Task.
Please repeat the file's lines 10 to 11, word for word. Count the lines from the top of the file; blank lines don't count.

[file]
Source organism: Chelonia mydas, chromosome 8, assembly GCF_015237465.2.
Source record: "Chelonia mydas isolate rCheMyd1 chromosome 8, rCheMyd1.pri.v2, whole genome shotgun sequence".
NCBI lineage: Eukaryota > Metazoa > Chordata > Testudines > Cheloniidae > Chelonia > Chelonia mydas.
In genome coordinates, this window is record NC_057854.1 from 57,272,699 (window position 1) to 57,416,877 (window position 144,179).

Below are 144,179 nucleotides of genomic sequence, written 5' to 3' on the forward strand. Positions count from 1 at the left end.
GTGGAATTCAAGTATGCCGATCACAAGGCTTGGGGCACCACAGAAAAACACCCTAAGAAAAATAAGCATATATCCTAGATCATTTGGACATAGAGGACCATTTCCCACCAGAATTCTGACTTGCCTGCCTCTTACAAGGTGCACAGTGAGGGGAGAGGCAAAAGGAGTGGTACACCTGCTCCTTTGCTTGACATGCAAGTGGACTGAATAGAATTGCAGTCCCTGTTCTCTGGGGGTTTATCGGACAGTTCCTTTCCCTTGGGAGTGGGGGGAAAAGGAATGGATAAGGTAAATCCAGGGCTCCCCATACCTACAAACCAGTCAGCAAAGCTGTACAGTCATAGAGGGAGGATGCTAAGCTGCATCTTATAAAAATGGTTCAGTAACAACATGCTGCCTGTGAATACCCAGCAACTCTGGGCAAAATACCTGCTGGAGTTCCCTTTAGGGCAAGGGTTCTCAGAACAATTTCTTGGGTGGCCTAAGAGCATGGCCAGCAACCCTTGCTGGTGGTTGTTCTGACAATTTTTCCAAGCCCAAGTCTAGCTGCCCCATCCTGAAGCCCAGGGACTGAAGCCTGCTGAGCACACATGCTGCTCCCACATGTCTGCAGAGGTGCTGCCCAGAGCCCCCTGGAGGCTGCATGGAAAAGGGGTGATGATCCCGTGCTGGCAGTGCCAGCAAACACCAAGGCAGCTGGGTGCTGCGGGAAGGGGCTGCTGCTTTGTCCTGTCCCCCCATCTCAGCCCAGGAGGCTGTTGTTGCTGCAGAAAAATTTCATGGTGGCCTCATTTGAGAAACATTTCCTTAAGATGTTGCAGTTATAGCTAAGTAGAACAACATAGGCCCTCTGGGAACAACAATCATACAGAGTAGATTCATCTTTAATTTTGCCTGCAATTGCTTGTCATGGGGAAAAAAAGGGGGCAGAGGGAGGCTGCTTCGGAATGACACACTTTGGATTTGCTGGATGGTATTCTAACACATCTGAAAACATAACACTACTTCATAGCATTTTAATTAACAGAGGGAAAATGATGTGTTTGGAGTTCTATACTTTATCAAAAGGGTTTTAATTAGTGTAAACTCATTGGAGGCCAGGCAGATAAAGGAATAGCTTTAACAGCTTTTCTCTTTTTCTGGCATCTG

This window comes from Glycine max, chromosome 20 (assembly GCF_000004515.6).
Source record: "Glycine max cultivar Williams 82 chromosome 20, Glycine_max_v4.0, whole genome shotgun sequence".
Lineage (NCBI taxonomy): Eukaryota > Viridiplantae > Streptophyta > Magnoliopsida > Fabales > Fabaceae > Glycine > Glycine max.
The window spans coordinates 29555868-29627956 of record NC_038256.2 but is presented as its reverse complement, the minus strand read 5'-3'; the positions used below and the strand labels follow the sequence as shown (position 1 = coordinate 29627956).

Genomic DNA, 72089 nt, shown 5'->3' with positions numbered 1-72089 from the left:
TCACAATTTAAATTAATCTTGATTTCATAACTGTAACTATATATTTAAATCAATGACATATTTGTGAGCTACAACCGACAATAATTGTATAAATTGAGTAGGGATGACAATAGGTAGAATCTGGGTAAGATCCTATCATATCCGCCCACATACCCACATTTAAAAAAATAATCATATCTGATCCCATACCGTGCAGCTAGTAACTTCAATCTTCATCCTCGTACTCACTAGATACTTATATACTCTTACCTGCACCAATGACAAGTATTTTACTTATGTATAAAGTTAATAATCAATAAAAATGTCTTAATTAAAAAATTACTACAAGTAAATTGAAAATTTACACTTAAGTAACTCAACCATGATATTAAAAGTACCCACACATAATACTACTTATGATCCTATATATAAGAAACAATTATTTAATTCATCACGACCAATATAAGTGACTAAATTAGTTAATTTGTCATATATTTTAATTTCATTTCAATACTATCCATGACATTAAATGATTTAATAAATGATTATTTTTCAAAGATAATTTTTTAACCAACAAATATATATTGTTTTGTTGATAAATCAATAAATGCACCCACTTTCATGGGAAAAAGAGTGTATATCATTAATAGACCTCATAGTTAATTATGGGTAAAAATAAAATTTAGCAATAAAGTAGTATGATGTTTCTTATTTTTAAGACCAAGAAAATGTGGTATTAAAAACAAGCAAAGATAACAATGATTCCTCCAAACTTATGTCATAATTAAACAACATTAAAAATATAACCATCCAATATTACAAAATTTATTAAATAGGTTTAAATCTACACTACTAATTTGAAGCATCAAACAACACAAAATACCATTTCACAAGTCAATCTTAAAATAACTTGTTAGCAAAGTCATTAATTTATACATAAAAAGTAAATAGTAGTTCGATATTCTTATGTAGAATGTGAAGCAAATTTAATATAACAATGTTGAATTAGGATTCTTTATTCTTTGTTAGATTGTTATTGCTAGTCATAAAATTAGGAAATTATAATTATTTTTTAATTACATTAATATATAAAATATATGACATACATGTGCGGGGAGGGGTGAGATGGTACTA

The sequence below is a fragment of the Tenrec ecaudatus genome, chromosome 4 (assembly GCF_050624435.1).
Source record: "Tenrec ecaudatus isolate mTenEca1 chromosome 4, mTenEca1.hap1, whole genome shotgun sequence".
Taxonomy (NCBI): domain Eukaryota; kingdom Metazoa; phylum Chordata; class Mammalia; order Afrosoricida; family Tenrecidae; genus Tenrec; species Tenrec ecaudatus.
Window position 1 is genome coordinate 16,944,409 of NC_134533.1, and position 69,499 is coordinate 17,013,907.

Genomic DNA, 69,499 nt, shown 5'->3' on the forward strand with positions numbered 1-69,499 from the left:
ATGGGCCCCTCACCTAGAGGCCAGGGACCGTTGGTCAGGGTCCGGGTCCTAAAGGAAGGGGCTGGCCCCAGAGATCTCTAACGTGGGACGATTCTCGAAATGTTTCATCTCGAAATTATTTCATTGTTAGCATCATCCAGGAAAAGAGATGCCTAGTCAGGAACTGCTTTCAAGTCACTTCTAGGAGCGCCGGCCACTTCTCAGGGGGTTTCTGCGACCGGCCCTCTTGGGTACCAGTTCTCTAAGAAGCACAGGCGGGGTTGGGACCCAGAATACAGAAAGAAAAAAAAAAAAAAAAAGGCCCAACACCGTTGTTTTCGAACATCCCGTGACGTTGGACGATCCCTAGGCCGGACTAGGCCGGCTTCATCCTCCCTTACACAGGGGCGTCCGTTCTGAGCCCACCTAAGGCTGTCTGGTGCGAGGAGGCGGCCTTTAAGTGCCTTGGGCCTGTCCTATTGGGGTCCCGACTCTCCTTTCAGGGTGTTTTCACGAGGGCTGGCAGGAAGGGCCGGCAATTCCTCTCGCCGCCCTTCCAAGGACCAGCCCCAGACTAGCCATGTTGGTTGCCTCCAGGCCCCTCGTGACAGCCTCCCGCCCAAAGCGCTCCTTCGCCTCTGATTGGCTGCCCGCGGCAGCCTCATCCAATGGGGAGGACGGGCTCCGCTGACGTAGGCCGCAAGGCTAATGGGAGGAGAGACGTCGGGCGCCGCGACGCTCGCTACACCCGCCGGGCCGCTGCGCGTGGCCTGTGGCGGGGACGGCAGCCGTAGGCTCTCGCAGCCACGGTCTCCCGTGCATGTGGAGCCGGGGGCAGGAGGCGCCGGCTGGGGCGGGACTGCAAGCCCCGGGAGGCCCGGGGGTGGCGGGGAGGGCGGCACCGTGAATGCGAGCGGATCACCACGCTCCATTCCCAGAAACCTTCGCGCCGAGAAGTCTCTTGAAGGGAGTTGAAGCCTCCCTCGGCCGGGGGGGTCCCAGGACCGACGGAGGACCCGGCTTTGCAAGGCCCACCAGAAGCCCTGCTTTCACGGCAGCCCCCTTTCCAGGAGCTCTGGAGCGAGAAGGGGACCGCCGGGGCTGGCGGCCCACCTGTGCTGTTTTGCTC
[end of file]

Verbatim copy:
The window spans coordinates 29555868-29627956 of record NC_038256.2 but is presented as its reverse complement, the minus strand read 5'-3'; the positions used below and the strand labels follow the sequence as shown (position 1 = coordinate 29627956).

Genomic DNA, 72089 nt, shown 5'->3' with positions numbered 1-72089 from the left: